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Home arrow Psychology arrow The Wiley Blackwell handbook of the psychology of recruitment, selection and employee retention
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Integrating the Dynamic Models of Turnover

As this review of more than five decades of research emphasizes, turnover is a complex phenomenon. Theorists and researchers have searched for the affective, attitudinal and cognitive antecedents of turnover. They have proposed gradual and rapid pathways to

An integrated framework of the antecedents of turnover

Figure 21.2 An integrated framework of the antecedents of turnover.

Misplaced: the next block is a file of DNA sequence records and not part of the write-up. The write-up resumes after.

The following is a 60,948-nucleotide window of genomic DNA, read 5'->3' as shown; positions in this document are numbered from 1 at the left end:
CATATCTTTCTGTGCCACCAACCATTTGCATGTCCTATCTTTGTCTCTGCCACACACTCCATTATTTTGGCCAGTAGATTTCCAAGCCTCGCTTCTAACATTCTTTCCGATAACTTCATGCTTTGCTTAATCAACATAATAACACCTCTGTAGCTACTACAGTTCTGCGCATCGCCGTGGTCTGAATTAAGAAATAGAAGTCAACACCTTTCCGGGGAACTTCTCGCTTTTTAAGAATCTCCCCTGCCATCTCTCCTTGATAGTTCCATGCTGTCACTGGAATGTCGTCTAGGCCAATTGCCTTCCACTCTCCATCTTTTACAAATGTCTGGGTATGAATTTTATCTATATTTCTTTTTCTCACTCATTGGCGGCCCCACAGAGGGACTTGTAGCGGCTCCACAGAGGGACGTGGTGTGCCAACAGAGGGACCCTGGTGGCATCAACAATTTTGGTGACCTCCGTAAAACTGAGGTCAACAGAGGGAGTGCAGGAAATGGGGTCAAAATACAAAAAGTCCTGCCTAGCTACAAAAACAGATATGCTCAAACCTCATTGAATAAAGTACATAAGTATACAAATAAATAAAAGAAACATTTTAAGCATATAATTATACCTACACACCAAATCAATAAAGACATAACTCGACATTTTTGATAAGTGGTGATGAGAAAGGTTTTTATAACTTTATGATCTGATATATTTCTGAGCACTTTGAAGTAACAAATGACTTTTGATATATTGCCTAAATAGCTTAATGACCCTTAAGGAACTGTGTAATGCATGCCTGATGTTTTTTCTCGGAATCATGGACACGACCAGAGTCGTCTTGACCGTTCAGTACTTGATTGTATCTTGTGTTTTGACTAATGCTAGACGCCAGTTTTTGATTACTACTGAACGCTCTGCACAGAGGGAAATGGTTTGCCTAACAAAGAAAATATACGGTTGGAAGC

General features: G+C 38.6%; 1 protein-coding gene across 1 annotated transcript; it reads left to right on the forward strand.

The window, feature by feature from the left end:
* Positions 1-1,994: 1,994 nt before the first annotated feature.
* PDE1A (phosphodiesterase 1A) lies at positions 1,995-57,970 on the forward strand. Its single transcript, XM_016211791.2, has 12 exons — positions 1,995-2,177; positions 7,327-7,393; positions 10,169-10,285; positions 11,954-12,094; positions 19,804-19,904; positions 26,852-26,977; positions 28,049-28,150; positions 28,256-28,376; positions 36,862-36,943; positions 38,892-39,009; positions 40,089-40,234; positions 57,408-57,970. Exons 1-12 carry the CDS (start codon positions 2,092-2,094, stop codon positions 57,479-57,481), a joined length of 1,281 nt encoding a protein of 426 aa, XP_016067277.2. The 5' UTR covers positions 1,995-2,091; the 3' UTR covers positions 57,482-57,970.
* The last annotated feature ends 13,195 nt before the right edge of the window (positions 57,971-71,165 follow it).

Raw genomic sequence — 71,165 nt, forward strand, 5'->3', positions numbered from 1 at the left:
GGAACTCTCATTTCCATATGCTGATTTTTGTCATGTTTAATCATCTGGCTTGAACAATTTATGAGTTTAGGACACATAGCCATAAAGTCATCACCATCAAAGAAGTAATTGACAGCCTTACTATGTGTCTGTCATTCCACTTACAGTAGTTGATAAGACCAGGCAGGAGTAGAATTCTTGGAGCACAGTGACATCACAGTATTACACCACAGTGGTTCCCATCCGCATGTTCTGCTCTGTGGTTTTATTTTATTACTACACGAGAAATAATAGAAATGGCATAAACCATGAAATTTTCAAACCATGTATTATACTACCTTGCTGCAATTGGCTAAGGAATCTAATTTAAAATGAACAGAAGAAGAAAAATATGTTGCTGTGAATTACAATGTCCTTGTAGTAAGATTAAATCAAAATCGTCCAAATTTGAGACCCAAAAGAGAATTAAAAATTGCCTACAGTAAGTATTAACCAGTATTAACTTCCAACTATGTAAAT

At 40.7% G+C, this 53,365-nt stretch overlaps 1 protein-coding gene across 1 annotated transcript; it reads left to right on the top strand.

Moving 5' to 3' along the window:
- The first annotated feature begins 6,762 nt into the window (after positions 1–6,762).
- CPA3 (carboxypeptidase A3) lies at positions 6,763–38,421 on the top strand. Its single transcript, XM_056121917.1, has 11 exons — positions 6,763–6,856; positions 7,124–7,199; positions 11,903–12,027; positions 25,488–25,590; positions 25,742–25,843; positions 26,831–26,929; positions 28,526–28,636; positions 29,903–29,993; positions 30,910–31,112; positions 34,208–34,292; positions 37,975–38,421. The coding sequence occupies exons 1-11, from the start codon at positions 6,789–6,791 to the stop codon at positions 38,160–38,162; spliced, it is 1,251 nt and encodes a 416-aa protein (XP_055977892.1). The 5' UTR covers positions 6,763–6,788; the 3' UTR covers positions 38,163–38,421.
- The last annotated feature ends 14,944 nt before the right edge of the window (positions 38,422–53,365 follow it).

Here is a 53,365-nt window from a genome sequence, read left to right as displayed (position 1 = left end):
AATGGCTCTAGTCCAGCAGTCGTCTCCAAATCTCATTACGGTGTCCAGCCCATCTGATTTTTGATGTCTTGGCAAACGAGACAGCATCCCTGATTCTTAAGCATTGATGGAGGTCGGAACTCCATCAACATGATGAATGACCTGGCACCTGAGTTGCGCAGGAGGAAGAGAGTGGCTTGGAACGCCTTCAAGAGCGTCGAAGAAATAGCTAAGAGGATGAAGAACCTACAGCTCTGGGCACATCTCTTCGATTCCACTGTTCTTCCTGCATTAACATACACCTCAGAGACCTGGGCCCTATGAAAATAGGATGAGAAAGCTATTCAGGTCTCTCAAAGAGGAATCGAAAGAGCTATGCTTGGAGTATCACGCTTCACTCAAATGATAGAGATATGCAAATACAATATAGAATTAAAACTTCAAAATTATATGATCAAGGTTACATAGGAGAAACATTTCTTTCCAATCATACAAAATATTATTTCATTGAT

quitting. They have explored individual differences and context-specific factors that trigger turnover. And they have identified events inside and outside of work that can cause someone to leave an organization.

The models reviewed above provide key insights into various factors that promote retention and cause turnover. But this review raises an important question: which model is most accurate? Each model has received ample empirical support, so choosing one over another seems limiting and unjustifiable. Fortunately, making such a choice is not necessary because each model approaches turnover in a different way.

In this section we integrate the key factors of these different approaches in a unifying understanding of the dynamic nature of turnover, based on five common factors (see Figure 21.3), as well as the theory of planned behaviour (Ajzen & Fishbein, 1980), the unfolding model (Lee & Mitchell, 1994) and affective events theory (AET; Weiss & Cropanzano, 1996).

 
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